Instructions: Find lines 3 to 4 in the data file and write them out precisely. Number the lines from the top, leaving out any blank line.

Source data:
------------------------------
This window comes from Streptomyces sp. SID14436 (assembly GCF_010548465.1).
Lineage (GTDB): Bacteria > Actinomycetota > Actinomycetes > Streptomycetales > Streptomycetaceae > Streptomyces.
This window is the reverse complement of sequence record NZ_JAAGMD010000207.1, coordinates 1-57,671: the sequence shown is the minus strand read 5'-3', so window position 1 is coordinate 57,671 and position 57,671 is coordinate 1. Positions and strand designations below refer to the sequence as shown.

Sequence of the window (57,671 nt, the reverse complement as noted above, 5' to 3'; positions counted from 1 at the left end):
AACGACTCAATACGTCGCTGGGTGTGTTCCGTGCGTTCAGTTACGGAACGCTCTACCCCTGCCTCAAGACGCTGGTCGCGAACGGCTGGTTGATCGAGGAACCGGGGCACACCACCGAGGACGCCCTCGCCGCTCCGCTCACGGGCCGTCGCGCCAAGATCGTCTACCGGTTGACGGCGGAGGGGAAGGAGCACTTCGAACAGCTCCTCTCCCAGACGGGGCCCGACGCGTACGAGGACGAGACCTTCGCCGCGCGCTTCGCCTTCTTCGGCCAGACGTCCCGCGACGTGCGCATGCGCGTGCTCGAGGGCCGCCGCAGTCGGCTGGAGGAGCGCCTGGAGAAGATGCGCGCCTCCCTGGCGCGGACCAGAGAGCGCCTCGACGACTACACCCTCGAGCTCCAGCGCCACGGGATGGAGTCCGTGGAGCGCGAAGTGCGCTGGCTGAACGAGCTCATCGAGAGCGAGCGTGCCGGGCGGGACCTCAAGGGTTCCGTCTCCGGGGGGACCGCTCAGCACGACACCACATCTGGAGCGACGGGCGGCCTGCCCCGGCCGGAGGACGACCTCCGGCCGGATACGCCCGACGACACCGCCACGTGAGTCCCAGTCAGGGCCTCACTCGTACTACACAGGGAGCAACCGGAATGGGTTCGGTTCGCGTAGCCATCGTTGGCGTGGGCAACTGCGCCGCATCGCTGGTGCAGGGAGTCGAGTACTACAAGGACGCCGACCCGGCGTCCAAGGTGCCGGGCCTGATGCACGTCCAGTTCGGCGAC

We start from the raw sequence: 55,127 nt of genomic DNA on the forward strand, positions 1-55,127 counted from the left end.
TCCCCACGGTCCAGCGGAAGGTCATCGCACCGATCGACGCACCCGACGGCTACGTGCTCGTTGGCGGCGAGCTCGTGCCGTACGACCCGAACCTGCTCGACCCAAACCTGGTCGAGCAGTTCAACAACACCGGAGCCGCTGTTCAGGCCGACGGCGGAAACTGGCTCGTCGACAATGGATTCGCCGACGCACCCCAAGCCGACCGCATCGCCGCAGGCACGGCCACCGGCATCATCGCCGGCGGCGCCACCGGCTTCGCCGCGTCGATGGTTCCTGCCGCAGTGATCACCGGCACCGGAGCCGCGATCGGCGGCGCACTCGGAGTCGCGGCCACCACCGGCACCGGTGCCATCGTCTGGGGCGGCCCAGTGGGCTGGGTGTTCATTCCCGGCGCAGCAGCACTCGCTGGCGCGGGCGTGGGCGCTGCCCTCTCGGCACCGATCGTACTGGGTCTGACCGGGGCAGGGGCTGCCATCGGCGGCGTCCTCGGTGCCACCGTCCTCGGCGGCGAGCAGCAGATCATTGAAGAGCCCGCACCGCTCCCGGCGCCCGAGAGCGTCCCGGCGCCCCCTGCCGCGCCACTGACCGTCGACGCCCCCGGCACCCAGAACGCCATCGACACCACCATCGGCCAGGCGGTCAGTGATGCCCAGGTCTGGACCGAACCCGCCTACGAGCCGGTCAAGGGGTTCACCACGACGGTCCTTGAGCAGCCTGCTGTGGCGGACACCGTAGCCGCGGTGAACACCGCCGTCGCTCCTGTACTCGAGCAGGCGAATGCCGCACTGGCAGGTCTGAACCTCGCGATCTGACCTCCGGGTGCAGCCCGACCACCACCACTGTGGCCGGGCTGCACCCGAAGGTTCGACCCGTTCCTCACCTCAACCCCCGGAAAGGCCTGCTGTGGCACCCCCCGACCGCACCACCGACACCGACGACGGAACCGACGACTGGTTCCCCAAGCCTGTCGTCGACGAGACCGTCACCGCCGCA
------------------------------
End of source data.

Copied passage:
This window is the reverse complement of sequence record NZ_JAAGMD010000207.1, coordinates 1-57,671: the sequence shown is the minus strand read 5'-3', so window position 1 is coordinate 57,671 and position 57,671 is coordinate 1. Positions and strand designations below refer to the sequence as shown.

Sequence of the window (57,671 nt, the reverse complement as noted above, 5' to 3'; positions counted from 1 at the left end):